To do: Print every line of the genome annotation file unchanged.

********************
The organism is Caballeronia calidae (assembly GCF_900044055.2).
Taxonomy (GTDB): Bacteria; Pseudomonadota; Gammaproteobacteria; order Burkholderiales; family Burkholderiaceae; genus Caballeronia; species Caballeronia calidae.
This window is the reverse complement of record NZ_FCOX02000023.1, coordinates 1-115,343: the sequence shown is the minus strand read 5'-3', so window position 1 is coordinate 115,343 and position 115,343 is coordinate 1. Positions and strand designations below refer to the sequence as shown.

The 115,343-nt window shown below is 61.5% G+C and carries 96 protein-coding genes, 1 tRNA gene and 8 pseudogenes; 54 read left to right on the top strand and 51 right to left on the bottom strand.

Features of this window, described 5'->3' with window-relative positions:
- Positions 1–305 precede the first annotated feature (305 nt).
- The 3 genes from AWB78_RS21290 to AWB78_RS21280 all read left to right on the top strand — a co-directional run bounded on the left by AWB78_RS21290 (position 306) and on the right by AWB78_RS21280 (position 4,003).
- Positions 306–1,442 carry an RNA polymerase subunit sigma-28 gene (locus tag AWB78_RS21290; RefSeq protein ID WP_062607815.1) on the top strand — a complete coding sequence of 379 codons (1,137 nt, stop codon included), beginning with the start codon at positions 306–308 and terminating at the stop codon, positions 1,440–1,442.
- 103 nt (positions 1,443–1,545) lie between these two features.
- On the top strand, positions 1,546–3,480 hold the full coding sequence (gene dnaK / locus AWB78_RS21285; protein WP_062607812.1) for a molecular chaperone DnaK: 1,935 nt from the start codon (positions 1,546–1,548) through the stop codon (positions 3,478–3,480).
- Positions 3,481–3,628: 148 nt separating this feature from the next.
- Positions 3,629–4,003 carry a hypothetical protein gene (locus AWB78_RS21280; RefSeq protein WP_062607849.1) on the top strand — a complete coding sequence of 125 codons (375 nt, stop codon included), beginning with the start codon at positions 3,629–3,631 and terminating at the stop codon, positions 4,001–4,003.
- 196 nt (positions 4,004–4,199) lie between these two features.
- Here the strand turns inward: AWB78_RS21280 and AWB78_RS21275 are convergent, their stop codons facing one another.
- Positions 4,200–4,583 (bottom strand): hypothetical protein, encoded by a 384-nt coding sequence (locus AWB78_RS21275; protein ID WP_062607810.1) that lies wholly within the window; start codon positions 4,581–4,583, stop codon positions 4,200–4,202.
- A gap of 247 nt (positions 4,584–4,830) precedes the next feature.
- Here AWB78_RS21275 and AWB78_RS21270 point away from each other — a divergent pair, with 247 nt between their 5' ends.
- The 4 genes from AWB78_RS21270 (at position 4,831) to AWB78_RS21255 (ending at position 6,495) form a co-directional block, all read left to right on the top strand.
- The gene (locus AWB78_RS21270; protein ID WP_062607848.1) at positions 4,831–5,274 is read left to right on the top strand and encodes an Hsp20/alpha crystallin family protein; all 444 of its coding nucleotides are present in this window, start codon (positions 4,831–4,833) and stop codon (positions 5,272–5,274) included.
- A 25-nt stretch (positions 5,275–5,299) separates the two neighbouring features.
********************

The organism is Caballeronia calidae (assembly GCF_900044055.2).
Taxonomy (GTDB): Bacteria; Pseudomonadota; Gammaproteobacteria; order Burkholderiales; family Burkholderiaceae; genus Caballeronia; species Caballeronia calidae.
This window is the reverse complement of record NZ_FCOX02000023.1, coordinates 1-115,343: the sequence shown is the minus strand read 5'-3', so window position 1 is coordinate 115,343 and position 115,343 is coordinate 1. Positions and strand designations below refer to the sequence as shown.

The 115,343-nt window shown below is 61.5% G+C and carries 96 protein-coding genes, 1 tRNA gene and 8 pseudogenes; 54 read left to right on the top strand and 51 right to left on the bottom strand.

Features of this window, described 5'->3' with window-relative positions:
- Positions 1–305 precede the first annotated feature (305 nt).
- The 3 genes from AWB78_RS21290 to AWB78_RS21280 all read left to right on the top strand — a co-directional run bounded on the left by AWB78_RS21290 (position 306) and on the right by AWB78_RS21280 (position 4,003).
- Positions 306–1,442 carry an RNA polymerase subunit sigma-28 gene (locus tag AWB78_RS21290; RefSeq protein ID WP_062607815.1) on the top strand — a complete coding sequence of 379 codons (1,137 nt, stop codon included), beginning with the start codon at positions 306–308 and terminating at the stop codon, positions 1,440–1,442.
- 103 nt (positions 1,443–1,545) lie between these two features.
- On the top strand, positions 1,546–3,480 hold the full coding sequence (gene dnaK / locus AWB78_RS21285; protein WP_062607812.1) for a molecular chaperone DnaK: 1,935 nt from the start codon (positions 1,546–1,548) through the stop codon (positions 3,478–3,480).
- Positions 3,481–3,628: 148 nt separating this feature from the next.
- Positions 3,629–4,003 carry a hypothetical protein gene (locus AWB78_RS21280; RefSeq protein WP_062607849.1) on the top strand — a complete coding sequence of 125 codons (375 nt, stop codon included), beginning with the start codon at positions 3,629–3,631 and terminating at the stop codon, positions 4,001–4,003.
- 196 nt (positions 4,004–4,199) lie between these two features.
- Here the strand turns inward: AWB78_RS21280 and AWB78_RS21275 are convergent, their stop codons facing one another.
- Positions 4,200–4,583 (bottom strand): hypothetical protein, encoded by a 384-nt coding sequence (locus AWB78_RS21275; protein ID WP_062607810.1) that lies wholly within the window; start codon positions 4,581–4,583, stop codon positions 4,200–4,202.
- A gap of 247 nt (positions 4,584–4,830) precedes the next feature.
- Here AWB78_RS21275 and AWB78_RS21270 point away from each other — a divergent pair, with 247 nt between their 5' ends.
- The 4 genes from AWB78_RS21270 (at position 4,831) to AWB78_RS21255 (ending at position 6,495) form a co-directional block, all read left to right on the top strand.
- The gene (locus AWB78_RS21270; protein ID WP_062607848.1) at positions 4,831–5,274 is read left to right on the top strand and encodes an Hsp20/alpha crystallin family protein; all 444 of its coding nucleotides are present in this window, start codon (positions 4,831–4,833) and stop codon (positions 5,272–5,274) included.
- A 25-nt stretch (positions 5,275–5,299) separates the two neighbouring features.